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Nitto ATP Finals 2019: Dominic Thiem's chances of winning the title 

Sohinee Basu
Published Nov 10, 2019
Nov 10, 2019 IST

Dominic Thiem
Dominic Thiem

For 26-year-old Dominic Thiem, the year of 2019 has been sensational. Initially apprehensive about his consistency on every surface, Thiem has gone on to defeat Rafael Nadal, Novak Djokovic as well as Roger Federer in the last few months.

It has been a particularly productive year for the Austrian as he has added five titles to his trophy cabinet. Usually seen as a clay-court specialist and next-in-line after Rafa Nadal at the French Open, Thiem has unleashed a more rounded performance. Aside from collecting two clay-court titles, the 26-year-old has also taken home three more hard-court titles in 2019.

There are several things that are plurally responsible for the boost in the form of the Austrian. Perhaps the most noticeable change that has taken over Thiem's game has occurred after he took the major decision to part ways with his coach of 15 years, Gunter Bresnik.

Bresnik, who is also from Thiem's homeland has previously coached the likes of Boris Becker. Thiem's call for a change in the coaching hands came in February with former Olympian Champion, Nicolas Massu soon stepping in as an improved replacement. The Chilean coach helped Thiem reshape his game and soon enough, he got busy making it to one final after the other.

Ever since March, when Thiem went into the finals of the Indian Wells, nobody could have guessed that he would go on to defeat Roger Federer. By defeating the 20-time Grand Slam champion, Thiem bagged his first-ever ATP Masters 1000 title on any surface. Soon enough, Thiem was racing ahead to win two more titles on hard-court in Beijing and Vienna while Barcelona and Kitzbuhel became sites for his staple clay-court victories.

The massive highlight for Thiem this year is the change of coaching styles. Massu, being younger and more contemporary, can relate to Thiem's game more. Although the 2004 Athens Olympics Singles and Doubles medalist also prefers the clay court, he tasted success more on the faster courts. This fact has played a key role in Thiem's game as his style has changed and adapted better for the hard court game, where he is excelling currently.

Another big achievement for Thiem came during the French Open when the Austrian clashed with Novak Djokovic in the semi-finals of the Grand Slam. In an extremely long drawn out match that spanned over two days, peppered by 'hurricane'-like conditions on the Roland Garros soil, it was Thiem who crushed Djokovic's hopes ultimately.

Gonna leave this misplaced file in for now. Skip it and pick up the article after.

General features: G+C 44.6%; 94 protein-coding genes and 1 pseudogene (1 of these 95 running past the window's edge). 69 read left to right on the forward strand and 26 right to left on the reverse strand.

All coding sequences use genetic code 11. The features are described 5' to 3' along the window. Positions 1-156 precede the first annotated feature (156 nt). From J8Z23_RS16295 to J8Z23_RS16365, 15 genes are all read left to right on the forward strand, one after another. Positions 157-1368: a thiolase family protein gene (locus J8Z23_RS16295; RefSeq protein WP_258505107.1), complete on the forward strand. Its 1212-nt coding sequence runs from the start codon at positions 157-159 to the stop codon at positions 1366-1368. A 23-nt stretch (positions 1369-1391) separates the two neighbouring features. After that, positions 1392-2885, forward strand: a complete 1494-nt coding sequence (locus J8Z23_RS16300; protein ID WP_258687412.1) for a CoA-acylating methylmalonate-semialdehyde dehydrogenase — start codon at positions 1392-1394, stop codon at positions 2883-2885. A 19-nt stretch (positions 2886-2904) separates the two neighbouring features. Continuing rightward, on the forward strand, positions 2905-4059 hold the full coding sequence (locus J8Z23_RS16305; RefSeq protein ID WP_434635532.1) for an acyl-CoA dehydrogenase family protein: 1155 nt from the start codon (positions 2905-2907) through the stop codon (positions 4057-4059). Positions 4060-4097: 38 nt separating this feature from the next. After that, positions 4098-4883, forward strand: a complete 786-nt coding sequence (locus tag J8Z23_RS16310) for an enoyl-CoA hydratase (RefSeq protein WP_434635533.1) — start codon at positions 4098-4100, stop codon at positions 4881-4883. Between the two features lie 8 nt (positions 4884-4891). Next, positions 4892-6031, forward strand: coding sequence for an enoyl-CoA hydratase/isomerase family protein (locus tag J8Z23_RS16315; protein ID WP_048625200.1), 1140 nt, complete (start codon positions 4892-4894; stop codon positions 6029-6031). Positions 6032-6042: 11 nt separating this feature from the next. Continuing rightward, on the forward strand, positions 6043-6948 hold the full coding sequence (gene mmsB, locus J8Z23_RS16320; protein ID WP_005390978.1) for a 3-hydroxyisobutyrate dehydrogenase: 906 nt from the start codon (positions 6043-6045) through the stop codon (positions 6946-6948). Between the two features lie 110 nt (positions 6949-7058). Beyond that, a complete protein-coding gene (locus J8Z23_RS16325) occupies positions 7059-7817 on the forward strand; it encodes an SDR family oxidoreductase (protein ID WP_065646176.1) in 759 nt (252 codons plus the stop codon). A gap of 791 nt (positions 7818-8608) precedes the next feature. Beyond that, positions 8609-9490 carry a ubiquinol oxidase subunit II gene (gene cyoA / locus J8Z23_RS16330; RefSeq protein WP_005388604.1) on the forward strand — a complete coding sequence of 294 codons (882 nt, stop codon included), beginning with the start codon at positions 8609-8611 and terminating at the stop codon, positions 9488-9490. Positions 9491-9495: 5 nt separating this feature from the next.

Djokovic's shot at owning all four titles at the same time twice was shattered when Thiem emerged as the better player in the five-set thriller. With that, Thiem made it to his second consecutive French Open final and set up a usual clash with Rafael Nadal. However, Thiem could not ward off Nadal from claiming his 12th French Open title but the Austrian did triumph against the Spaniard in the semifinals of the Barcelona Open.

For Thiem, who would always consider the ATP Finals to be a hard thing to get into, this would be the fourth straight year for him. Thiem gained early entry into this year's Race To London list after he defeated the young Greek, Stefanos Tsitsipas in the finals at Beijing. Initially unsure of his ability to get so many points on the board and play so consistently throughout the year, Thiem has slowly gotten better at his game and is a strong threat for the Big Three.


In his previous three appearances at the London O2 Arena, Thiem has not been able to progress beyond the Round Robin matches. He has always had to settle for a single victory before exiting the tournament. Drawn in the Bjorn Borg group this time, Thiem has six-time Champion, Roger Federer, five-time Champion, Novak Djokovic and London debutant Matteo Berrettini as his opponents during the group stage matches.

Thiem will begin his bid for a rare shot at the ATP Finals trophy on Sunday against Roger Federer. Leading the way in the head to head against the Swiss legend at 4-2, Thiem will come into the match slightly confident of his past record.

Truth be told, Thiem isn't the strongest candidate when it comes to bagging the trophy at the ATP Finals. But the World No.5 player, in his fourth outing at the O2 Arena, can pack us in for a surprise. Under the guidance of his new coach, Thiem can produce a different quality of tennis and be a threat to his group members.

With this new and focussed version of Thiem, it would be safe to say that we should steady ourselves for surprise wins and upsets as he takes to the court on Sunday night.

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